Boston student horrified over decision to arm campus police
- Northeastern University has decided to allow its officers to carry semi-automatic rifles in their vehicles as part of an "instant containment team."
- NUPD Chief Michael Davis comes from a municipality with a full-service SWAT team.
- The department has had the rifles for years but has only recently begun deploying them.
A student at Northeastern University in Boston was shocked to discover recently that her school’s campus police would soon begin carrying semi-automatic rifles in their vehicles.
“Great, now everyone in Boston knows that our officers are carrying semiautomatic [sic] rifles in their cruisers,” Cassandra Hebert writes in Teen Vogue, challenging the appropriateness of attempting “to mold NUPD officers into a SWAT-level team with these new weapons.”
Hebert begins by complaining that the plan to arm campus cops, which the department implemented in December, was devised without any “community dialogue” or student input.
“Northeastern’s buildings and roads interweave with public space in Boston and Roxbury,” she points out. “We are not secluded in our own area; different neighborhoods, as well as other schools, are right in our backyard, and we are right in theirs.”
Citing a Boston Globe article on the matter, she laments that students were not even informed when Boston Police Commissioner William Evans objected to the plan after first learning of it in November, and that the school decided to implement the new policy despite the BPD’s opposition.
“We live here. We deserve to use our voices for discussion, not only for outrage,” Hebert declares. “How are we supposed to feel when the city’s police force blatantly opposes the policy?”
She also grumbles that NU did not provide a direct explanation of the policy to students until well after it had been reported in the news media, and that even then the school relied primarily on an interview with NUPD Chief Michael Davis that she describes as “ostensibly intended to save face and appease parents who are states and countries away” with softball questions.
In the interview, Davis explains that the decision to arm a specially-trained “instant containment team” was intended to help the department respond to, and if possible prevent, a potential active shooter event on or near campus.
“Quite frankly, with my background, being from a municipality where I ran an organization that had a full-service SWAT team—complete with negotiators and what I would say was the best-performing SWAT team in the state of Minnesota—I would not field a team that was under-equipped or unprepared,” Davis promised.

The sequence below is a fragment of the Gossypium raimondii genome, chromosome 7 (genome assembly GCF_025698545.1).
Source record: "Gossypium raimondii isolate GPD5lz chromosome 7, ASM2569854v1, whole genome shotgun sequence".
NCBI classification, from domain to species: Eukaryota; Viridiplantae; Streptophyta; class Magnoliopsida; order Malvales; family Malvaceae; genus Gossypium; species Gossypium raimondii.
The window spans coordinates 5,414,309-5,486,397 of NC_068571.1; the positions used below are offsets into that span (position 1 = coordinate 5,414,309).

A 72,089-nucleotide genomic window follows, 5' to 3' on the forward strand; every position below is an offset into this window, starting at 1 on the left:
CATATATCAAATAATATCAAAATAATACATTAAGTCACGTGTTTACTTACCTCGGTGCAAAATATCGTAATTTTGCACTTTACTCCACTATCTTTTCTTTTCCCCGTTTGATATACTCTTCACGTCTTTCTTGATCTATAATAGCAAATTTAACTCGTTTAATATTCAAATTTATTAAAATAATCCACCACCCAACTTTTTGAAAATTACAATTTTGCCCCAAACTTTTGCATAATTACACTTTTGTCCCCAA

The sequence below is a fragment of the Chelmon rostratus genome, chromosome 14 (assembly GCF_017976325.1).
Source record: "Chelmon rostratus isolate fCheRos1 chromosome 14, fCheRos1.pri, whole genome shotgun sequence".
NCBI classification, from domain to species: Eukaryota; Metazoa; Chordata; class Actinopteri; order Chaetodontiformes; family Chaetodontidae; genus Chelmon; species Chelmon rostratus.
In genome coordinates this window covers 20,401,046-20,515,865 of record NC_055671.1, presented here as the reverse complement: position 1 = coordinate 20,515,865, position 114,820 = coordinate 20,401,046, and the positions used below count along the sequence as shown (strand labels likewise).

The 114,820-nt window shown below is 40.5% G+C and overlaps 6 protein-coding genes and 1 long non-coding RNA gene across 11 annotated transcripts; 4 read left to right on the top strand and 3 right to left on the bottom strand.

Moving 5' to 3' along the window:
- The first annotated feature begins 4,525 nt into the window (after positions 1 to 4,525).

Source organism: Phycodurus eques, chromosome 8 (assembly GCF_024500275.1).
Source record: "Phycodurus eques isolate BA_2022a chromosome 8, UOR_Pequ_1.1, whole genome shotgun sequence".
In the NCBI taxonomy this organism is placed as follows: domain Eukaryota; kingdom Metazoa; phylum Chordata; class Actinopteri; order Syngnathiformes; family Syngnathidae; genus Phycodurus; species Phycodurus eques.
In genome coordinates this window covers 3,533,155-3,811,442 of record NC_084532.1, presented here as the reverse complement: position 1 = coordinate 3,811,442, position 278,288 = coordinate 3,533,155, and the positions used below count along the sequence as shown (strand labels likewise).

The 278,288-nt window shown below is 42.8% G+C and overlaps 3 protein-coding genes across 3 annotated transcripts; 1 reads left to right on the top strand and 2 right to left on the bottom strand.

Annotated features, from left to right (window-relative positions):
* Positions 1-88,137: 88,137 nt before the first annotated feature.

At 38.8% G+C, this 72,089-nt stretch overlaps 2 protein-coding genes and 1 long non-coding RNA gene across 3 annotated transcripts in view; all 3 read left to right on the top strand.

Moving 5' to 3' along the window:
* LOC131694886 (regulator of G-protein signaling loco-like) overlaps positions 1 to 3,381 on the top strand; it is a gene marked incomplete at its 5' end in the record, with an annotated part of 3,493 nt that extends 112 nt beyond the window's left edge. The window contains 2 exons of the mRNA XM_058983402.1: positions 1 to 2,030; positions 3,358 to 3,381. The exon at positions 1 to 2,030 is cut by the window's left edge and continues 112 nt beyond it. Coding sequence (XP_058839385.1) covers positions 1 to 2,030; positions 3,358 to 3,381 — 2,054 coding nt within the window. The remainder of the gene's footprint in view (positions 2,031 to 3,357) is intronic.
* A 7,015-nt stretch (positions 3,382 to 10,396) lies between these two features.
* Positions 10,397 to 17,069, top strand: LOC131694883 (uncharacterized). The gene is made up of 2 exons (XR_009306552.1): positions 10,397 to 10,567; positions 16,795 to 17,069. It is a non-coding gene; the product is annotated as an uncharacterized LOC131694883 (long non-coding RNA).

Hebert does concede that she was “relieved to hear [Davis] has so much experience,” but nonetheless frets, despite his assurances to the contrary, that “his expertise will not transfer to his team within the course of a month, when officers will start to be armed.”
At the same time, she also argues that the officers’ training should be primarily focused on “detecting danger before any guns are drawn,” rather than actually using the weapons.
“That is what he is saying the guns are for—preventative action,” she states, disregarding Davis’ assertion that the team is primarily trained to respond to incidents. “Students don’t want a safety team that uses the fear weapons provoke as the primary way to prevent mass shooting, because guns won’t teach them how to identify shooters.”
Moreover, Hebert contends that the very existence of an armed NUPD instant containment team could actually make students less safe in the event of a shooting, because the “BPD and the city [are] worried and concerned” about the notion, and “in a mass shooting, tension is the last thing that will make us safe.”
She then takes issue with Davis’ comment that the firearms “will probably never see the light of day,” questioning whether the university should be spending its resources on firearms rather than addressing internal improvements, despite the fact that Davis has also made clear that NUPD has had the weapons in its possession for years, and merely decided to begin deploying them recently.
“If mass shootings really are linked to mental health problems, like they are often said to be, then why wouldn’t the administration provide more support for mental health services on campus?” she asks, complaining that officials have instead “decided to combat a mass shooting epidemic with militarization—a true arms race.”
Hebert concludes by dismissing the “hackneyed” argument that it is better to be safe than sorry, which supporters of the policy have trotted out in its defense, countering that “depriving positive, meaningful university groups and academic resources of funding by handing out semiautomatic [sic] rifles to campus cops, without the city’s blessing, is anything but safe.”
For his part, Davis has said that while he understands that some people will have concerns about the new policy, “I'm also the person responsible for the safety and security of this campus … [and] my primary concern is what we are doing to make sure we are prepared,” adding that whereas local police say they can be on campus within five or six minutes, “we can respond really, really quickly to any emergency on this campus, because we are here.”
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